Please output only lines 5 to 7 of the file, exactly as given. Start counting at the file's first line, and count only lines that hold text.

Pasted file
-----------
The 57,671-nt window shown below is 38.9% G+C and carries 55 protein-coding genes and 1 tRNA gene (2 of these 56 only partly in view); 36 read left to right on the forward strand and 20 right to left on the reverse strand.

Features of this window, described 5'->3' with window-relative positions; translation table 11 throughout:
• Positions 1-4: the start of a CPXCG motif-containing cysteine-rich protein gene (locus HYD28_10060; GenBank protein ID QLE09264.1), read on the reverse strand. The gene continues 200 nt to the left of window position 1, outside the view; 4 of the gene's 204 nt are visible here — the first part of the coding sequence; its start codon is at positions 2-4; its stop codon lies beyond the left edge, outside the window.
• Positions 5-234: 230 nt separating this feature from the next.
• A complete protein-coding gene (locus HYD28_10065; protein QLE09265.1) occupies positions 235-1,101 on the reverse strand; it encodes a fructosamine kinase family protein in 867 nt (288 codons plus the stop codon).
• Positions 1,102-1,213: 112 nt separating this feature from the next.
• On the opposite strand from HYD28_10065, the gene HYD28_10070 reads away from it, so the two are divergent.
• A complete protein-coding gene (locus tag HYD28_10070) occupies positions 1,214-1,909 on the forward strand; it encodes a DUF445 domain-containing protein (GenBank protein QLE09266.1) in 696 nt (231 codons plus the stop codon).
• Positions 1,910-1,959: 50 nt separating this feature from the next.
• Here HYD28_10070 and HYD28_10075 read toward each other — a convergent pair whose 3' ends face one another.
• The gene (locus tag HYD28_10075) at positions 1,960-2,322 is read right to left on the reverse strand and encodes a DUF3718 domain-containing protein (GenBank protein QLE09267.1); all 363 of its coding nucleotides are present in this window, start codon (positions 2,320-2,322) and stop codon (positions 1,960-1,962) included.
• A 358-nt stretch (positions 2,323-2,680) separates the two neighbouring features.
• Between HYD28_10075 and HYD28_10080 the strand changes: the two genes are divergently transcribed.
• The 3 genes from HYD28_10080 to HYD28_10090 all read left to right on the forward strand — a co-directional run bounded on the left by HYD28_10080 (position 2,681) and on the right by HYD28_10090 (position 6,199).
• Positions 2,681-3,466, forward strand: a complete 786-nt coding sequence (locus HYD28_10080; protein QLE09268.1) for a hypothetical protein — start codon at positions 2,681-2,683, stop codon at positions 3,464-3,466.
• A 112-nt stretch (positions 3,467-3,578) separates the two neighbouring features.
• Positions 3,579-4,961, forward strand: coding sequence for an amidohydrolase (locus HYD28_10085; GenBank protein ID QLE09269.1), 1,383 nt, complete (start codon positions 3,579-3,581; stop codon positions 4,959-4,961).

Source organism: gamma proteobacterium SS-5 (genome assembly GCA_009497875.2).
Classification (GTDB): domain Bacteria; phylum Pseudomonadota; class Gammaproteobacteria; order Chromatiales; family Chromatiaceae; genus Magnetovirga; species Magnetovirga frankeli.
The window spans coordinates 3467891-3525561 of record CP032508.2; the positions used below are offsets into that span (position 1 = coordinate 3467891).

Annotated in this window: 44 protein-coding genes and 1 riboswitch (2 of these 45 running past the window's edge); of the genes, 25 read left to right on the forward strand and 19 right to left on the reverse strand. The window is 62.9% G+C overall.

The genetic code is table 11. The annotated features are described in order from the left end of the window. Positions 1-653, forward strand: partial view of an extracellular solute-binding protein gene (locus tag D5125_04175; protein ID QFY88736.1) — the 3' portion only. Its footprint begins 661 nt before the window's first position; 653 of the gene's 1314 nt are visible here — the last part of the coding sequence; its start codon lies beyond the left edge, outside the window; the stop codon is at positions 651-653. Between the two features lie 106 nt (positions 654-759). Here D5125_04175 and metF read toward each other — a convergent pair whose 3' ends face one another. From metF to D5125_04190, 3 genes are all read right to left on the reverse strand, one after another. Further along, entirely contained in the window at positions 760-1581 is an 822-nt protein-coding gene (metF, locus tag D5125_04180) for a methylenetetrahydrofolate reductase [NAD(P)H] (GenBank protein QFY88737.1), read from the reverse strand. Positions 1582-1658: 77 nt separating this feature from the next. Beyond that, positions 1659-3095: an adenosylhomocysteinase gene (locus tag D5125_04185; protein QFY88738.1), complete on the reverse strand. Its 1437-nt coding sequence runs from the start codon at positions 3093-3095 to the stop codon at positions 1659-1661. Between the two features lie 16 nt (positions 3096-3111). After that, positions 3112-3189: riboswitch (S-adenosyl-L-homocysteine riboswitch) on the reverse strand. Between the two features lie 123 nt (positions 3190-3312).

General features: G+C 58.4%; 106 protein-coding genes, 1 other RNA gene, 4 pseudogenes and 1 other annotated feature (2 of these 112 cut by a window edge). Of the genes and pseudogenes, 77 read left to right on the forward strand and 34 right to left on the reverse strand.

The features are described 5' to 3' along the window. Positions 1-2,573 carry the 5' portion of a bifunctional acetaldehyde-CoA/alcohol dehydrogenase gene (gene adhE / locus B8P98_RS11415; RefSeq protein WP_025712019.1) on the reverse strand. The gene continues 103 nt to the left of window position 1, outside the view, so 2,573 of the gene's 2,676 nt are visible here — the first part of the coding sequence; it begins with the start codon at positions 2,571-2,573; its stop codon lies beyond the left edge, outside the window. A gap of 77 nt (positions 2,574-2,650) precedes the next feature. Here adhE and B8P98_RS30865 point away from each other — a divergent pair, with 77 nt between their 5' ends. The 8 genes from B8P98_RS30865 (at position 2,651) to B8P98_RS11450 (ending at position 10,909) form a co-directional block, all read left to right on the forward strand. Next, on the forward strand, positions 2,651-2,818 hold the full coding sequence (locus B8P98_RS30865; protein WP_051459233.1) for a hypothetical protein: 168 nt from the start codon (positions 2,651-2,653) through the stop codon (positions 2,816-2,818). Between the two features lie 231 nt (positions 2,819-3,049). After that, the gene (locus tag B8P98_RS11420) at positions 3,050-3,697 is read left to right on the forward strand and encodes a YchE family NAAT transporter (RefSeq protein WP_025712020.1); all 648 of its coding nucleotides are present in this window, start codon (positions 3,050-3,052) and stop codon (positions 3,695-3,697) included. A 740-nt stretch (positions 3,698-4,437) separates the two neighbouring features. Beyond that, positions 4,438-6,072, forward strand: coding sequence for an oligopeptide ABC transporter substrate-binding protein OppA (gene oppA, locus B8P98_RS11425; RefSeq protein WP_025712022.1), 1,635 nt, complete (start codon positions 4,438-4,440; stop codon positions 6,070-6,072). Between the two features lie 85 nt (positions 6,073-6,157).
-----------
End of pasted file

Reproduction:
• A complete protein-coding gene (locus HYD28_10065; protein QLE09265.1) occupies positions 235-1,101 on the reverse strand; it encodes a fructosamine kinase family protein in 867 nt (288 codons plus the stop codon).
• Positions 1,102-1,213: 112 nt separating this feature from the next.
• On the opposite strand from HYD28_10065, the gene HYD28_10070 reads away from it, so the two are divergent.